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  • Interview by Faye Coulman

TALES FROM THE CRYPT: Swedish occult metal collective Vampire reflect on making of epic third opus &


If there’s anything experience has taught us, it’s that meddling with the classics is seldom a particularly rewarding or worthwhile exercise - a fact richly illustrated by the many painfully lacklustre ’80s horror reboots, retro acts and hyper-commercialised cover songs that have spent the past few decades ruthlessly desecrating the legacy of this famously iconic era of music and filmmaking. Every so often though, there’s that rare breed of artist who is capable of not only competently handling the trappings and traditions of old, but also of skilfully forging and refashioning them into a work of their own ingeniously orchestrated design. Presenting, for your delectation, the grave and grimly absorbing pleasures of Gothenburg crypt-dwellers, Vampire…

“You expect metal music to build on the traditions of the early stuff, to build on something with old, greasy and cranky parts,” muses Vampire main man Lars ‘Hand of Doom’ Willfors on the basic, fundamental function and purpose underpinning the raggedly visceral, pitch-black core of the Swedish cult metal act’s being. But since first coalescing into murkily cacophonous existence almost a full decade ago, this humbly understated assessment barely scratches the surface of the band’s altogether more intriguing trademark blend of battering ultra-violence, nightmarishly immersive atmospherics and delectably hook-laden compositional ingenuity. It is, in short, the unmistakable mark of a band in firmly established possession of their own uniquely distinctive sonic identity, having long ago progressed onward from the mere aping and emulation of their legendary, genre-defining predecessors. Crowned, last month, with the release of regally grandiose third album ‘Rex’, theirs is a sound as richly steeped in tradition as it is audibly bristling with compositional ingenuity and vigour. And indeed, for all its catastrophic recent occurrences, the year 2020 marks something of a career-defining breakthrough for the fast-rising Gothenburg aggressors. But, as Lars hastens to remind us, Vampire wasn’t always such quite a sophisticated and creatively purposeful unit.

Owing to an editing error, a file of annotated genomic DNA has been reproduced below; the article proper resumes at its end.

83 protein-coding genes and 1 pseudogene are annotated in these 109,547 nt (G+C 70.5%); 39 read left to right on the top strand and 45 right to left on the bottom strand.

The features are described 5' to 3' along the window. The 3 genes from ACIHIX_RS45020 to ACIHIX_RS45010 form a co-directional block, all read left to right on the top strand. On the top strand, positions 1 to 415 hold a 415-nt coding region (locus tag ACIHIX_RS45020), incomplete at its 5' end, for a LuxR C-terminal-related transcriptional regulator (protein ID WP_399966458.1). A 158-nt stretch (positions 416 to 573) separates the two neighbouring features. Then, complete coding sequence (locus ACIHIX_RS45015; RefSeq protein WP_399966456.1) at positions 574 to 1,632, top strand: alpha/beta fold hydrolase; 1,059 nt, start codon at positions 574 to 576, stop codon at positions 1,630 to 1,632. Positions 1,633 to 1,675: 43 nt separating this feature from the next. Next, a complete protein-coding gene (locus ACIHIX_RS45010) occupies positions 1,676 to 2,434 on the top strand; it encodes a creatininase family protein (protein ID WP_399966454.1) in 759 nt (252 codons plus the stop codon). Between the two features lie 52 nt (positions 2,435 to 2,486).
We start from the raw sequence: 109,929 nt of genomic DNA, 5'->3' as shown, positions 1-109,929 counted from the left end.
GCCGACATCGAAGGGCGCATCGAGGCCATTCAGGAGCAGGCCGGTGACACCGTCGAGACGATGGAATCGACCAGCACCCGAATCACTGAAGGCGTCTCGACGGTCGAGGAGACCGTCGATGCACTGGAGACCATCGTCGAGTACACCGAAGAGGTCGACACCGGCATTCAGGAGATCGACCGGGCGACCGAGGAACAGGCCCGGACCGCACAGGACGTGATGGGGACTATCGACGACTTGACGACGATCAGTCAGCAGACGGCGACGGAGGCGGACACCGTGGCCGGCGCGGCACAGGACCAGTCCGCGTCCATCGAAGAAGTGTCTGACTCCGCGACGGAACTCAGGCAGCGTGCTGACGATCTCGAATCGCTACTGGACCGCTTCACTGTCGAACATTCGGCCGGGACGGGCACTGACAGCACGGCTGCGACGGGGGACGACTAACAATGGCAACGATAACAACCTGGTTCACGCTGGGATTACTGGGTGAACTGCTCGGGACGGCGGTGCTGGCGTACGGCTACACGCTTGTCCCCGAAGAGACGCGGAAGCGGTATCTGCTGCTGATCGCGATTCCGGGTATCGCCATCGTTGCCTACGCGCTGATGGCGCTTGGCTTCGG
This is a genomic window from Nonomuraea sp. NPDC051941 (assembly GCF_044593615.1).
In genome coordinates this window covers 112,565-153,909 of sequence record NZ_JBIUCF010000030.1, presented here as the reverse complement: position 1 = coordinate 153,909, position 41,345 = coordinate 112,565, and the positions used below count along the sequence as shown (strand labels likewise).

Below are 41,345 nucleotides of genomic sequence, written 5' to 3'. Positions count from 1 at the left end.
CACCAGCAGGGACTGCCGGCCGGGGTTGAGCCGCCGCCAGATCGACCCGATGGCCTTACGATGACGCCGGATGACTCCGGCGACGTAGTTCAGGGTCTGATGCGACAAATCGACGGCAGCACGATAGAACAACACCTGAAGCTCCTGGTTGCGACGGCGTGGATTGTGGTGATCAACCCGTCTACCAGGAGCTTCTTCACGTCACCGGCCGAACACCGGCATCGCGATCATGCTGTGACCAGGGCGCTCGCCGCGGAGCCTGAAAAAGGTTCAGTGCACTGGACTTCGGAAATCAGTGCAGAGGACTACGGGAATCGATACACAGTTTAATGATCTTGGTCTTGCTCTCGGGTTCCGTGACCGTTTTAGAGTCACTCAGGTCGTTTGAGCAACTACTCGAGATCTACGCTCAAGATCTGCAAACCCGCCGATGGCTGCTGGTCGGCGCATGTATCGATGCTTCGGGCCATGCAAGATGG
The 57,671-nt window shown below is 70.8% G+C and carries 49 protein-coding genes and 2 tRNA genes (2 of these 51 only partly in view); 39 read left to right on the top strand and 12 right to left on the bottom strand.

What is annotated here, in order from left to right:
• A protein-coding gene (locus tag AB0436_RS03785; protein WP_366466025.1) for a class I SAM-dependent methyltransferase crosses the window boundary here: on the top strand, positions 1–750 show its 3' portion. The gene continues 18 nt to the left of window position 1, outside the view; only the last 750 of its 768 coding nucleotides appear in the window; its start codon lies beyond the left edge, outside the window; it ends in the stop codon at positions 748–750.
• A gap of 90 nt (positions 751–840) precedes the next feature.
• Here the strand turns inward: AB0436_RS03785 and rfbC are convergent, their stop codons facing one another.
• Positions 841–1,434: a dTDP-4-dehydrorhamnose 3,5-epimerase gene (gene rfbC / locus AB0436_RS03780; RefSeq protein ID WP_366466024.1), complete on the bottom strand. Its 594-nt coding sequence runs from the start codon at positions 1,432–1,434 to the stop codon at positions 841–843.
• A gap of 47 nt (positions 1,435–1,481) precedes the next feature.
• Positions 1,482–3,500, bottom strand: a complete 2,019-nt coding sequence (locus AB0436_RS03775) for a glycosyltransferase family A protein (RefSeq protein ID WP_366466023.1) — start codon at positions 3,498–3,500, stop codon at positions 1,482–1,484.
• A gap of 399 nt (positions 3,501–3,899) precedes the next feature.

“Vampire basically started as just a few guys having a beer on a Friday night and playing music just for the fun of it,” the vocalist recalls. “There’s this really old American death metal band called Necrophagia who released a couple of albums and a couple of decent demo tapes. So, listening to Necrophagia one night in the summer of 2011, I basically said to the other guys that we should form a band that sounds exactly like this, with riffs that aren't really riffs and a sound production that isn't really a sound production and singing that isn't really singing. Just some raw, all-out noisy caveman proto-death metal, so that was how it all got started and then we obviously progressed from there. Then we threw in all other sorts of things that we liked, like South American death metal like Sarcófago and Vulcano, some German thrash like Deathrow and Sodom and also some Scandinavian black metal that we all grew up with and then eventually it turned into something very different to this retro joke that it was supposed to be, but our ambitions were basically non-existent in the beginning. We wanted to sound like demo-era Necrophagia and you can have no worse ambitions than that if you're forming a band,” the vocalist chuckles. “The challenge was really non-existent compared to the other bands that we had played with before. We didn't raise the bar, we lowered the bar to floor level and were just fooling around, so that was the initial stages of Vampire.”

Yet, for all the relative simplicity of these initially rather primitive early recordings, Vampire’s raw but richly evident musical talent soon sparked an almost instantaneous sensation among die-hard devotees of the underground metal scene. Forging their reputation off the back of nothing more than a handful of hastily snapped-up demo tapes, word of the deliciously nostalgic Gothenburg aggressors spread at a pace that none - least of all its utterly dumbfounded creators - could have possibly anticipated.

“I don't really know what exactly people were hearing, but somehow people went totally apeshit over this thing,” the frontman elaborates, his voice still audibly tinged with wonder and disbelief. “We had no ambitions whatsoever, but just out of pure chance and good timing things happened for us in the fall of 2012, and that was before we’d even started doing gigs. When we first took the stage, we had a sort of reputation from mouth to mouth, like via the underground network. Like, "Have you heard this band?" sort of thing. Playing live is great fun but from the get-go, it wasn't essential for us to have this band happen and the core of Vampire is really just the joy of making music. We played something like 50 shows during the last eight years and I think I'm the one in the band who, perhaps more so than anyone else, thrives off playing live. Because obviously I'm in the spotlight and I'm the frontman and everybody's looking at me and that always feels great. You can act out and have fun, so that's a very good excuse. In all honesty, I'm a bit of a theatre ape. I enjoy being centre of attention and having a good time, and a live show with violent and energetic and suggestive music is, of course, a very good place for me to be.”